Remotely Controlling Touchscreens

Researchers have demonstrated controlling touchscreens at a distance, at least in a laboratory setting:

The core idea is to take advantage of the electromagnetic signals to execute basic touch events such as taps and swipes into targeted locations of the touchscreen with the goal of taking over remote control and manipulating the underlying device.

The attack, which works from a distance of up to 40mm, hinges on the fact that capacitive touchscreens are sensitive to EMI, leveraging it to inject electromagnetic signals into transparent electrodes that are built into the touchscreen so as to register them as touch events.

The experimental setup involves an electrostatic gun to generate a strong pulse signal that’s then sent to an antenna to transmit an electromagnetic field to the phone’s touchscreen, thereby causing the electrodes ­ which act as antennas themselves ­ to pick up the EMI.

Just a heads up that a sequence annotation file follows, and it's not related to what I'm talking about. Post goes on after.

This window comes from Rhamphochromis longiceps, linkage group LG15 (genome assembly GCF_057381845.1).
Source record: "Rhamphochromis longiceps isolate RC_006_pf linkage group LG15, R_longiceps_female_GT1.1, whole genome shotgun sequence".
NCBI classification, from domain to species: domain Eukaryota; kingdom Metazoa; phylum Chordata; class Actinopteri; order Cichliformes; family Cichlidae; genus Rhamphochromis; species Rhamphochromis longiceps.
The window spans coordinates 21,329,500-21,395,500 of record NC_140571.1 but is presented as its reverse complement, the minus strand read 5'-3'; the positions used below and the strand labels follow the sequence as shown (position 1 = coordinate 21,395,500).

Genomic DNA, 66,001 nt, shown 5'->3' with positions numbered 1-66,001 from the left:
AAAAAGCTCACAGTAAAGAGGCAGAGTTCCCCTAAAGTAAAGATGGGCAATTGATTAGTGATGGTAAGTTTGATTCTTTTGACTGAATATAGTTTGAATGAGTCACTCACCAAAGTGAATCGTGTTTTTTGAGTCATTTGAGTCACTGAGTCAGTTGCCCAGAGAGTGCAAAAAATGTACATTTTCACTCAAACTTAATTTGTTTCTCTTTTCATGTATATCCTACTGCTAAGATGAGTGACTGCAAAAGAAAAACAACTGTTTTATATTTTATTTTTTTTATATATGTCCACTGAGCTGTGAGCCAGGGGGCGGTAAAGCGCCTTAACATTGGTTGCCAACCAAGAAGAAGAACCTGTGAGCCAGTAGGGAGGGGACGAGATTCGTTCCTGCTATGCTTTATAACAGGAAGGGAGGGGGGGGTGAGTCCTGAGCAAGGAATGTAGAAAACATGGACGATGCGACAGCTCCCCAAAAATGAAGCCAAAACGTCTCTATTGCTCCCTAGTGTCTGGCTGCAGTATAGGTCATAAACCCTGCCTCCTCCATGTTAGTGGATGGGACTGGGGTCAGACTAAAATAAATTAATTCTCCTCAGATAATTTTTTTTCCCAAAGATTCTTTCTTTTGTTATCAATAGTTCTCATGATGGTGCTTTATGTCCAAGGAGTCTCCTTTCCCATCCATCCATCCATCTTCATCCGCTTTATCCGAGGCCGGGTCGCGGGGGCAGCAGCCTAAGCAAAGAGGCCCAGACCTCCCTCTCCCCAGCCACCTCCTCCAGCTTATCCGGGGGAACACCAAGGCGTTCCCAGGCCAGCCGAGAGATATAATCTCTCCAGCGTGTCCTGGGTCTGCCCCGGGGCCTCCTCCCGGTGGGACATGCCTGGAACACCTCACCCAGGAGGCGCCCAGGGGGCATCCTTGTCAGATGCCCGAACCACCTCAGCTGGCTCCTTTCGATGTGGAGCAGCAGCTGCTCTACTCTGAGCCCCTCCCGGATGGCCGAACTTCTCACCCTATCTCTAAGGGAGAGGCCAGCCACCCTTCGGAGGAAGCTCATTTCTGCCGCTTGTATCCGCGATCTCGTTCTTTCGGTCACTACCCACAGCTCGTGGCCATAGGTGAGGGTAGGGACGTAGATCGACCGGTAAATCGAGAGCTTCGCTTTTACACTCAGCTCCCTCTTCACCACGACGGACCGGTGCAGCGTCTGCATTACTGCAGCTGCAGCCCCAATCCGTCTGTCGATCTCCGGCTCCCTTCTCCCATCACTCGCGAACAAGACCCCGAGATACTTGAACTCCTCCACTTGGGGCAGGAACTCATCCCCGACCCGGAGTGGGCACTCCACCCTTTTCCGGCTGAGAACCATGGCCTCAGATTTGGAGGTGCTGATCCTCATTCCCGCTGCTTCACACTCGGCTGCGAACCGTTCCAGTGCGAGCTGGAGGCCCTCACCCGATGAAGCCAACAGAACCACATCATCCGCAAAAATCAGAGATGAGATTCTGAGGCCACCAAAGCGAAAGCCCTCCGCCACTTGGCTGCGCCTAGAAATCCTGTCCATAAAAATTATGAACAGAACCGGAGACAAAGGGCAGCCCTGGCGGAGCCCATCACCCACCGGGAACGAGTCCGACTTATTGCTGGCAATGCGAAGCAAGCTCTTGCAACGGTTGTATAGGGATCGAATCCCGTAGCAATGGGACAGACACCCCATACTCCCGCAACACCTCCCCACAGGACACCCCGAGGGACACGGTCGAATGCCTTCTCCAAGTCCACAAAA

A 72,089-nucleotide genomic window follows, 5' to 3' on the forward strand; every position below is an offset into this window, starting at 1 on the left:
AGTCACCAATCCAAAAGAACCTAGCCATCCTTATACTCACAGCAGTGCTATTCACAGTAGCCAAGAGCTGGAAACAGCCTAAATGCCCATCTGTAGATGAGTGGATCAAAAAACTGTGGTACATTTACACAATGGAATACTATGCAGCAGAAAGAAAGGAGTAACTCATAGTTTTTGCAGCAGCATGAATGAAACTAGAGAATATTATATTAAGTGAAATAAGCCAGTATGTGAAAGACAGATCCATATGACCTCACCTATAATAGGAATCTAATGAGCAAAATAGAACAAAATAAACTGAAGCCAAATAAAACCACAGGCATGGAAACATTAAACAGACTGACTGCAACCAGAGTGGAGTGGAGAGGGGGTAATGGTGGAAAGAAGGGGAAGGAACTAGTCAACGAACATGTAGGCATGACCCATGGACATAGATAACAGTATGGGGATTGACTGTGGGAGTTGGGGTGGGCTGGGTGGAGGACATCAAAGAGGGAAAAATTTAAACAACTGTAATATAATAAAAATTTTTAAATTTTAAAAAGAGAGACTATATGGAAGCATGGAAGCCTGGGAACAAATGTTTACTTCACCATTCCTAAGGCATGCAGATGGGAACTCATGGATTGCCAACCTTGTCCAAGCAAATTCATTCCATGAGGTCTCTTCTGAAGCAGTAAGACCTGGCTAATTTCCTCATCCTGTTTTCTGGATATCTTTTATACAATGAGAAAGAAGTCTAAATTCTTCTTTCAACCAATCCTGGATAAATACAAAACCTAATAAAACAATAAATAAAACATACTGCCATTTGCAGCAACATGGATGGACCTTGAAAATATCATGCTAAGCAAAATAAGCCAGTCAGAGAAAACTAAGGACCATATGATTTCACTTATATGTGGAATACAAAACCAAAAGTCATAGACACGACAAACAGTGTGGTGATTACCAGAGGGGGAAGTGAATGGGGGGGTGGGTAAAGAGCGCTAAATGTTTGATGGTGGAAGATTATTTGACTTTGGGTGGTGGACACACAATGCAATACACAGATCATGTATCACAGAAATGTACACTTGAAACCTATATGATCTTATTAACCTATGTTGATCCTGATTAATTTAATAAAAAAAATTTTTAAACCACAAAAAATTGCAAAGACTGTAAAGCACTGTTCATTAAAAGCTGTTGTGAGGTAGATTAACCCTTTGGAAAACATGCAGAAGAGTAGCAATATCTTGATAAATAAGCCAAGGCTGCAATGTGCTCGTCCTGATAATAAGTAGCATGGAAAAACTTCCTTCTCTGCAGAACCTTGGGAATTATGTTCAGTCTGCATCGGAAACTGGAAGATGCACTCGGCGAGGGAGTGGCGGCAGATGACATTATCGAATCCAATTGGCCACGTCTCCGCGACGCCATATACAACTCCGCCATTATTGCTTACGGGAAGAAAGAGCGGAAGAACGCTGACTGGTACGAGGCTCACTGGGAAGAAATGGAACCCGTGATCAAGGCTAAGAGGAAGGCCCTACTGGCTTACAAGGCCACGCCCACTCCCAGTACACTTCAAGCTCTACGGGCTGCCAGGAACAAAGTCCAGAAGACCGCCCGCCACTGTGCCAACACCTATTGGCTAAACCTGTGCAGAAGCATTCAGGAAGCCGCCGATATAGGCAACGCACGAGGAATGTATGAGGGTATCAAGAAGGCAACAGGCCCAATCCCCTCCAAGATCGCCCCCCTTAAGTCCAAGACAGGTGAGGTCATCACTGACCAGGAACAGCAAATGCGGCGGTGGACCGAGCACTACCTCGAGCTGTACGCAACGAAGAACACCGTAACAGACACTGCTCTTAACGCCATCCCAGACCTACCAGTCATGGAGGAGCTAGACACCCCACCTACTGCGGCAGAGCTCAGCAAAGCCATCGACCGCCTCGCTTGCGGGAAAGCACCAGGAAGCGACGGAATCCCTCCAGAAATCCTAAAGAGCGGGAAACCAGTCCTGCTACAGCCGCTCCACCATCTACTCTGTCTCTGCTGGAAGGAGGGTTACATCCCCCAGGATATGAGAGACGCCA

Paper: “GhostTouch: Targeted Attacks on Touchscreens without Physical Touch“:

Abstract: Capacitive touchscreens have become the primary human-machine interface for personal devices such as smartphones and tablets. In this paper, we present GhostTouch, the first active contactless attack against capacitive touchscreens. GhostTouch uses electromagnetic interference (EMI) to inject fake touch points into a touchscreen without the need to physically touch it. By tuning the parameters of the electromagnetic signal and adjusting the antenna, we can inject two types of basic touch events, taps and swipes, into targeted locations of the touchscreen and control them to manipulate the underlying device. We successfully launch the GhostTouch attacks on nine smartphone models. We can inject targeted taps continuously with a standard deviation of as low as 14.6 x 19.2 pixels from the target area, a delay of less than 0.5s and a distance of up to 40mm. We show the real-world impact of the GhostTouch attacks in a few proof-of-concept scenarios, including answering an eavesdropping phone call, pressing the button, swiping up to unlock, and entering a password. Finally, we discuss potential hardware and software countermeasures to mitigate the attack.